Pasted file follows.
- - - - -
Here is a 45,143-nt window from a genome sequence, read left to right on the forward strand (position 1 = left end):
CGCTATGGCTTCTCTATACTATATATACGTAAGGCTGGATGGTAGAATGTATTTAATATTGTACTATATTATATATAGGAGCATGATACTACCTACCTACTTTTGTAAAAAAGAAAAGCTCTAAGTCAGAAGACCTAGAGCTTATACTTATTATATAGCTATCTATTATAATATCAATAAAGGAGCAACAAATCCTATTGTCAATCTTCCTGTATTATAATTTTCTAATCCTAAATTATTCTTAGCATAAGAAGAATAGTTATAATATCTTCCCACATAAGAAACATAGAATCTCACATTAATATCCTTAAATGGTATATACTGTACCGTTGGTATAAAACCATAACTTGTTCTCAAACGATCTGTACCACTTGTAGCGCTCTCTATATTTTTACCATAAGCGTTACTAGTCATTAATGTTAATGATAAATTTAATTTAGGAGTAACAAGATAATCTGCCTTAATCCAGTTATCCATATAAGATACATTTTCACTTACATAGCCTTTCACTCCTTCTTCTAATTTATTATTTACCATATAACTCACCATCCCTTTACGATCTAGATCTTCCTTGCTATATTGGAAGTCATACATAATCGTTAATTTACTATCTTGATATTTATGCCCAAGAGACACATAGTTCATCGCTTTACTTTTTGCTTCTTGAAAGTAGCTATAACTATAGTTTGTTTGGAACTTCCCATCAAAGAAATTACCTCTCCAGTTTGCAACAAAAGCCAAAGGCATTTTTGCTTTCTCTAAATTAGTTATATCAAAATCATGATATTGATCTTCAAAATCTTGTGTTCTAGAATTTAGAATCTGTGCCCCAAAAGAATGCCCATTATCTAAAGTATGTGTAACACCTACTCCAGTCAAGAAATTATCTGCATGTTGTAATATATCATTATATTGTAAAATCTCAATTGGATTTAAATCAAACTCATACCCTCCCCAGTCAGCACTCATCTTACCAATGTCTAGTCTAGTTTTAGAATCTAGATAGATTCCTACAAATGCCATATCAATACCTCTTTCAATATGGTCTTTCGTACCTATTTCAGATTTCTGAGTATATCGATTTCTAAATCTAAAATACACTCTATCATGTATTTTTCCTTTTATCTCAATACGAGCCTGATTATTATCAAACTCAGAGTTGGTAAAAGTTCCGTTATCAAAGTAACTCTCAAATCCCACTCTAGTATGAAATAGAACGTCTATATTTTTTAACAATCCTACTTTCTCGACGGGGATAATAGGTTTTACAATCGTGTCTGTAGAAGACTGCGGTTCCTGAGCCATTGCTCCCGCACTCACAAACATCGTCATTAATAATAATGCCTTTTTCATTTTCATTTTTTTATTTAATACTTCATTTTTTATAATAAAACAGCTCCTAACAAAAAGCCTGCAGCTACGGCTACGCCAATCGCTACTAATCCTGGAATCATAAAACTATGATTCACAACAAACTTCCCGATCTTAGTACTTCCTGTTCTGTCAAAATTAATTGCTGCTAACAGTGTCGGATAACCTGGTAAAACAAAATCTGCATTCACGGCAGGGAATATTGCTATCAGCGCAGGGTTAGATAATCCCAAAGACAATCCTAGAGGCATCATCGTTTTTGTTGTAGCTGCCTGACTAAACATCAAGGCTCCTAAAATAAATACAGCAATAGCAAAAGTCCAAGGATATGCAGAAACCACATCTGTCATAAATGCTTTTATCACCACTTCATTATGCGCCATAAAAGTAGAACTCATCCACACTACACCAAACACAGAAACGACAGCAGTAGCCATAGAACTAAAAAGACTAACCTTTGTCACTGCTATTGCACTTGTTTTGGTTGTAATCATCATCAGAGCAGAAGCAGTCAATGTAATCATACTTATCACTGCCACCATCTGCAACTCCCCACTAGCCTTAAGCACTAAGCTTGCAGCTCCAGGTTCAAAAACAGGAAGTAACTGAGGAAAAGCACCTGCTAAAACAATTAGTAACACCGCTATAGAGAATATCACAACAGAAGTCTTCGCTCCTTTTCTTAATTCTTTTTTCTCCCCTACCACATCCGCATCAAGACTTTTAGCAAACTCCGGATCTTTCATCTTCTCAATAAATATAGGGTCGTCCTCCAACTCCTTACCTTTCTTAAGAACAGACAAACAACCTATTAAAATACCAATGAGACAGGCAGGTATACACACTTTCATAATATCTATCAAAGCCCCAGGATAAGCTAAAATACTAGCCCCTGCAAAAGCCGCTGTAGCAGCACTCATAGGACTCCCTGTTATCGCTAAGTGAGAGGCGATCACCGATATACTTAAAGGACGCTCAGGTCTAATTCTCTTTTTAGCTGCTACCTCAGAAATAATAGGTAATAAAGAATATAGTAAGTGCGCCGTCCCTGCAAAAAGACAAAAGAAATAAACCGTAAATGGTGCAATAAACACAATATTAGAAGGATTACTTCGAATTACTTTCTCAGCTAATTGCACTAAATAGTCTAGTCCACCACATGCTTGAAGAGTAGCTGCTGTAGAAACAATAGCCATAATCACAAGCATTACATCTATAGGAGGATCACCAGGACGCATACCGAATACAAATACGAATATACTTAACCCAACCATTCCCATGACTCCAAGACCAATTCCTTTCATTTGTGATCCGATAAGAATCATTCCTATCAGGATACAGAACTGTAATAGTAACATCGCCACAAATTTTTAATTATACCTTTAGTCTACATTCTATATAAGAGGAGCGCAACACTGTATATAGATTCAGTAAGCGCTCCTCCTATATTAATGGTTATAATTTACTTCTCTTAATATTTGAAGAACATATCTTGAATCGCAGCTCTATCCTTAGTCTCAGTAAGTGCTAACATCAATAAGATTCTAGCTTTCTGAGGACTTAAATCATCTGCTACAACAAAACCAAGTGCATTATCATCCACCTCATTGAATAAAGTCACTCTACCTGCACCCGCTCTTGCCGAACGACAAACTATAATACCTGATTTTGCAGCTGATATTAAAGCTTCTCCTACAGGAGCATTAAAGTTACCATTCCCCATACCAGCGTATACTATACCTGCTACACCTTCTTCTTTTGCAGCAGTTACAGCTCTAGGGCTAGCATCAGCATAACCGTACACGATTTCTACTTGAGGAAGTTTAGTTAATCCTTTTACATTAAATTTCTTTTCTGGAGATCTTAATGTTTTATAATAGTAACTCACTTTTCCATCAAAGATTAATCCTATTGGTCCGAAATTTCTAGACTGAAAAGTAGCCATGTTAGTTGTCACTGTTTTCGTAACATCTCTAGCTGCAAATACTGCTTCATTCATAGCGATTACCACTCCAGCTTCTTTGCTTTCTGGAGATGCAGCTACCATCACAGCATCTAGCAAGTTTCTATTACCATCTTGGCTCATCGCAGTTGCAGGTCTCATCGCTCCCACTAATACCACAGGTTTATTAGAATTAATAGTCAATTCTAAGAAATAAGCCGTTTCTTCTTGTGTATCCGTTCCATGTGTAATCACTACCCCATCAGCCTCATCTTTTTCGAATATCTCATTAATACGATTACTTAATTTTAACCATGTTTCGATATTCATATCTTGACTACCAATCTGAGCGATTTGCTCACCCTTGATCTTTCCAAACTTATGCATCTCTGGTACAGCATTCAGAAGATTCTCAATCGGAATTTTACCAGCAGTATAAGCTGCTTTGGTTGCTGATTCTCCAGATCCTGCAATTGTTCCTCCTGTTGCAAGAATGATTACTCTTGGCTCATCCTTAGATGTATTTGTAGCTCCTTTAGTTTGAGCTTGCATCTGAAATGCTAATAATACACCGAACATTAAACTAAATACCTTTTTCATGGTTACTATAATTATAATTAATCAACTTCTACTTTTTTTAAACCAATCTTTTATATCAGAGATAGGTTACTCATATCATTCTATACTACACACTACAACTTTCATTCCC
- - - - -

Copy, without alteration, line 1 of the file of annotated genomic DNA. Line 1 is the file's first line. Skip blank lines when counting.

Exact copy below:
Here is a 45,143-nt window from a genome sequence, read left to right on the forward strand (position 1 = left end):